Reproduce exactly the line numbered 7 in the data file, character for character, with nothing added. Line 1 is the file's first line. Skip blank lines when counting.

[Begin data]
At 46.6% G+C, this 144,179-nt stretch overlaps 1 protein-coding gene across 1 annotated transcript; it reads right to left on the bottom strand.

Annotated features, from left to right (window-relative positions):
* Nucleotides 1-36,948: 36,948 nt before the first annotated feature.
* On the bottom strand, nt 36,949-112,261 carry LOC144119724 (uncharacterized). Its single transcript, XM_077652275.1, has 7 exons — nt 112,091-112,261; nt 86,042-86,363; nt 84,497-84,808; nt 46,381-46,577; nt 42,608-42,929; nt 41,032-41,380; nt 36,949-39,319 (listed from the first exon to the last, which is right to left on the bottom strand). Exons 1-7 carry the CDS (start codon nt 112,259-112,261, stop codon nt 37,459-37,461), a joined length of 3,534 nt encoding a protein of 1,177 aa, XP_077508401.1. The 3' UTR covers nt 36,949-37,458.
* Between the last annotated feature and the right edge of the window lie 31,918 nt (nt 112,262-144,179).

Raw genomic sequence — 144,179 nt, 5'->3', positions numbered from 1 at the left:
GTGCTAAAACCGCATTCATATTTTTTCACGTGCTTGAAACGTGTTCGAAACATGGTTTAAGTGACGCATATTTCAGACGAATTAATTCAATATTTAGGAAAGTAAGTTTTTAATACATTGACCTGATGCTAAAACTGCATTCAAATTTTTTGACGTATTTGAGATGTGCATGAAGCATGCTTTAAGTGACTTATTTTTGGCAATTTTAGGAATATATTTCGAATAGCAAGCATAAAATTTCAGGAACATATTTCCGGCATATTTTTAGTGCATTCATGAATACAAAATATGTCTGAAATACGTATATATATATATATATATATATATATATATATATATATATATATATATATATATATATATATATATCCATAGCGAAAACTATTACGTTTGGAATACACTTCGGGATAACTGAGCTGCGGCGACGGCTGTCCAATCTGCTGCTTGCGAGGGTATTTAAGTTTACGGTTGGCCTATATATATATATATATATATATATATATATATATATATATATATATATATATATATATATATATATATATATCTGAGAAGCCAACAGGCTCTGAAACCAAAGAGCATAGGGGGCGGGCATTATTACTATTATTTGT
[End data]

GTGCTAAAACCGCATTCATATTTTTTCACGTGCTTGAAACGTGTTCGAAACATGGTTTAAGTGACGCATATTTCAGACGAATTAATTCAATATTTAGGAAAGTAAGTTTTTAATACATTGACCTGATGCTAAAACTGCATTCAAATTTTTTGACGTATTTGAGATGTGCATGAAGCATGCTTTAAGTGACTTATTTTTGGCAATTTTAGGAATATATTTCGAATAGCAAGCATAAAATTTCAGGAACATATTTCCGGCATATTTTTAGTGCATTCATGAATACAAAATATGTCTGAAATACGTATATATATATATATATATATATATATATATATATATATATATATATATATATATATATATATATATCCATAGCGAAAACTATTACGTTTGGAATACACTTCGGGATAACTGAGCTGCGGCGACGGCTGTCCAATCTGCTGCTTGCGAGGGTATTTAAGTTTACGGTTGGCCTATATATATATATATATATATATATATATATATATATATATATATATATATATATATATATATATATATATATCTGAGAAGCCAACAGGCTCTGAAACCAAAGAGCATAGGGGGCGGGCATTATTACTATTATTTGT